So, connection and diversity, our strengths. These are what I’ll take with me as I return home to edit (lots), write (lots), and read (lots and lots).
As ever, I am so grateful.
What I’m Listening to This Week
A sprightly madrigal by Thomas Morley: “I love, alas, I love thee.” It weaves effortlessly through unison and contrapuntal sections, ticking along like a perfectly-designed clock. In a way, it reminds me of short stories: it is complete unto itself, and no note could be anything other than what it is.
I was all ready to write a post about T.S. Eliot and a particularly evocative line of his, but then this happened:
At the very least, you’ve probably heard about this. Mike Pence attended a performance of Hamilton. He was booed. Following the show, the cast made the following statement:
“We, sir — we — are the diverse America who are alarmed and anxious that your new administration will not protect us, our planet, our children, our parents, or defend us and uphold our inalienable rights. We truly hope that this show has inspired you to uphold our American values and to work on behalf of all of us.”
By any objective standard, it’s a measured, civil statement. Pence said he “wasn’t offended.” But of course, this happened:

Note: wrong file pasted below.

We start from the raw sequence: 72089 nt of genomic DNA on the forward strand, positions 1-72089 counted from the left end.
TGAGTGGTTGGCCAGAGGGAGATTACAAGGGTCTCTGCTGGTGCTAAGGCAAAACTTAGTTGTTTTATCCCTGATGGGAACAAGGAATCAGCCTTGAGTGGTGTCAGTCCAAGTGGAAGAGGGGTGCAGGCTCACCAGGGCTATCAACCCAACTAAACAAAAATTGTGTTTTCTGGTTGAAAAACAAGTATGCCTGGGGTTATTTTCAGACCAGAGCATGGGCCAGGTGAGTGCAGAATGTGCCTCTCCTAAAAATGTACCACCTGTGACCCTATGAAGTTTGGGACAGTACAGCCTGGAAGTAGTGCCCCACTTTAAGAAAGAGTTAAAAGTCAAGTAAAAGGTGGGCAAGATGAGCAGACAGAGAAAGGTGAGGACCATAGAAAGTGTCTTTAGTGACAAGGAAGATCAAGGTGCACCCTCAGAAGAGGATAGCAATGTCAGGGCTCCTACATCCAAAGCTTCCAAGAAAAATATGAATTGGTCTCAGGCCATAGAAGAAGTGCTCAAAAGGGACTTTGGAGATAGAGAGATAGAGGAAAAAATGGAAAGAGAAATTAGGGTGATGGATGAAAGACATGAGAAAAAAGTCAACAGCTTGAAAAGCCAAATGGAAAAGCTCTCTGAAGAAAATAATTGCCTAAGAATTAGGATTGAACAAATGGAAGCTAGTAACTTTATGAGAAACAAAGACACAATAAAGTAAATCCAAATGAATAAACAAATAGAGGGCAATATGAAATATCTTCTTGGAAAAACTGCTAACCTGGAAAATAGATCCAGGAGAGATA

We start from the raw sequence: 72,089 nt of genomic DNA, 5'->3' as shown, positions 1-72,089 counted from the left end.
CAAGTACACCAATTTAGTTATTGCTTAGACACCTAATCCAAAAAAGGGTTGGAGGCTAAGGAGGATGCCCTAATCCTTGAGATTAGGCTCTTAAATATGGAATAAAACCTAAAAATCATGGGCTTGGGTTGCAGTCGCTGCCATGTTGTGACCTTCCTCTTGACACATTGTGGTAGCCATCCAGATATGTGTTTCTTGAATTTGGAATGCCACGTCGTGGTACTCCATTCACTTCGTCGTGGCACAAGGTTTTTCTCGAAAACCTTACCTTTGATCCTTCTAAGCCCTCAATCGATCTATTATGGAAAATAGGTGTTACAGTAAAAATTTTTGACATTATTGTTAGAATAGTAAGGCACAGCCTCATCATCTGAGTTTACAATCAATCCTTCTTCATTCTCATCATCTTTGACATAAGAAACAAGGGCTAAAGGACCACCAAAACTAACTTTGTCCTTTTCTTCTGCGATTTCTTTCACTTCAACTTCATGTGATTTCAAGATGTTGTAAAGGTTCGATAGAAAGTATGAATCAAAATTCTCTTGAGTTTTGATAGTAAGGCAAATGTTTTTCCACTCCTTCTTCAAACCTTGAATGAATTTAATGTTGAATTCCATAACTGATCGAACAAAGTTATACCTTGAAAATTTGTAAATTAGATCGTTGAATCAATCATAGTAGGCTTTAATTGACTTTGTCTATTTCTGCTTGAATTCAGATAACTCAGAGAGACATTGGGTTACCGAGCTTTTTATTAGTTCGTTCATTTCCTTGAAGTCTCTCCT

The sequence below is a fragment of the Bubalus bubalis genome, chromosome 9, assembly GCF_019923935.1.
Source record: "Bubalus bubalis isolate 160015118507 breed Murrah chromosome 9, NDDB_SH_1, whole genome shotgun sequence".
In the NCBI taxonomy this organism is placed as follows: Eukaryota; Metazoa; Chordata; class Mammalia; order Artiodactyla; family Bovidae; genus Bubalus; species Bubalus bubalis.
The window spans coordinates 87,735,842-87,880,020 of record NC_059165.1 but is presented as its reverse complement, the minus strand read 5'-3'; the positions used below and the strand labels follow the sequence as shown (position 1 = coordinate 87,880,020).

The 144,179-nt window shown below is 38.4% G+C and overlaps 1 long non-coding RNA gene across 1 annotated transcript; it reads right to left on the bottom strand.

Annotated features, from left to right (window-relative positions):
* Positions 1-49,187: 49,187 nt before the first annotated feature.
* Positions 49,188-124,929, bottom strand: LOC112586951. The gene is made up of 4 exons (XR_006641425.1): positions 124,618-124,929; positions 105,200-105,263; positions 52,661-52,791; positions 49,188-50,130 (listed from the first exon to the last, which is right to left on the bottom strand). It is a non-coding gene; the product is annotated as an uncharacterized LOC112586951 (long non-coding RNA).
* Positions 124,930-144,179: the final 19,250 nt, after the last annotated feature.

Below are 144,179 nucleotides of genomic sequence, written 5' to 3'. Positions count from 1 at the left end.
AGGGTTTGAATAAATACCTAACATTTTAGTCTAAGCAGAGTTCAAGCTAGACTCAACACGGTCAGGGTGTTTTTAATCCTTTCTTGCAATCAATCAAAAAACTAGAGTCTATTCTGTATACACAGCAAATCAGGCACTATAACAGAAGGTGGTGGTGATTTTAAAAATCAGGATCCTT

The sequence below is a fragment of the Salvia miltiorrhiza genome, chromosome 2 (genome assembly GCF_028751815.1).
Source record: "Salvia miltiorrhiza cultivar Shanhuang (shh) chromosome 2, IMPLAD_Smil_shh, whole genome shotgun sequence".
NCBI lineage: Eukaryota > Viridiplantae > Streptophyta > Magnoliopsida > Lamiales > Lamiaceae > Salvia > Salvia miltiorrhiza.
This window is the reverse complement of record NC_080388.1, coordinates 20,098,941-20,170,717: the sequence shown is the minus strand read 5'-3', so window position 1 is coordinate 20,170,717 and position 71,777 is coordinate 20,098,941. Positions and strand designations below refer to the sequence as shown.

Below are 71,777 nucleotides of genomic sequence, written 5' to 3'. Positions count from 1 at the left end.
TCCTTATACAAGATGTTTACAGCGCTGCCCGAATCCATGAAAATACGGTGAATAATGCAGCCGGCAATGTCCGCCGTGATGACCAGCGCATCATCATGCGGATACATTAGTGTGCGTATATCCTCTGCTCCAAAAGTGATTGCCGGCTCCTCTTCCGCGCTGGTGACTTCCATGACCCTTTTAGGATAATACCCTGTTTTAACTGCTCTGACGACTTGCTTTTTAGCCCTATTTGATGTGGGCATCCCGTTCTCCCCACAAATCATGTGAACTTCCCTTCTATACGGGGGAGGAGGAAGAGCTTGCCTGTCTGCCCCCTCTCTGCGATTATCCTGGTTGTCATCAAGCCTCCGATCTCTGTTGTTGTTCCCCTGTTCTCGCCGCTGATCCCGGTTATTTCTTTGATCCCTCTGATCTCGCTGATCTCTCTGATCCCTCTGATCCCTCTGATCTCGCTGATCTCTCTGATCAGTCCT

So here’s the thing. The theatre is not—never has been—ought not to be—a safe space. Naturally, we need to talk about what we mean by “safe space.” The theatre ought to be a safe space in that it contains sufficient fire exits and Ministry of Labour-approved standards of workplace safety. The theatre ought to be a safe space in that it
….is a place where anyone can relax and be able to fully express, without fear of being made to feel uncomfortable, unwelcome, or unsafe on account of biological sex, race/ethnicity, sexual orientation, gender identity or expression, cultural background, religious affiliation, age, or physical or mental ability. (Advocates for Youth)
But that, pals, is just common decency and courtesy.
A theatre ought not to be a safe space in that it is a space free from dissent, protest, and conflicting viewpoints. Drama, lest we forget, is founded on conflict. Not just conflict within the plot and characters of a piece, either. Theatre has always served—as one of its many functions—as a forum for the oppressed, the marginalized, the voiceless, and the Other.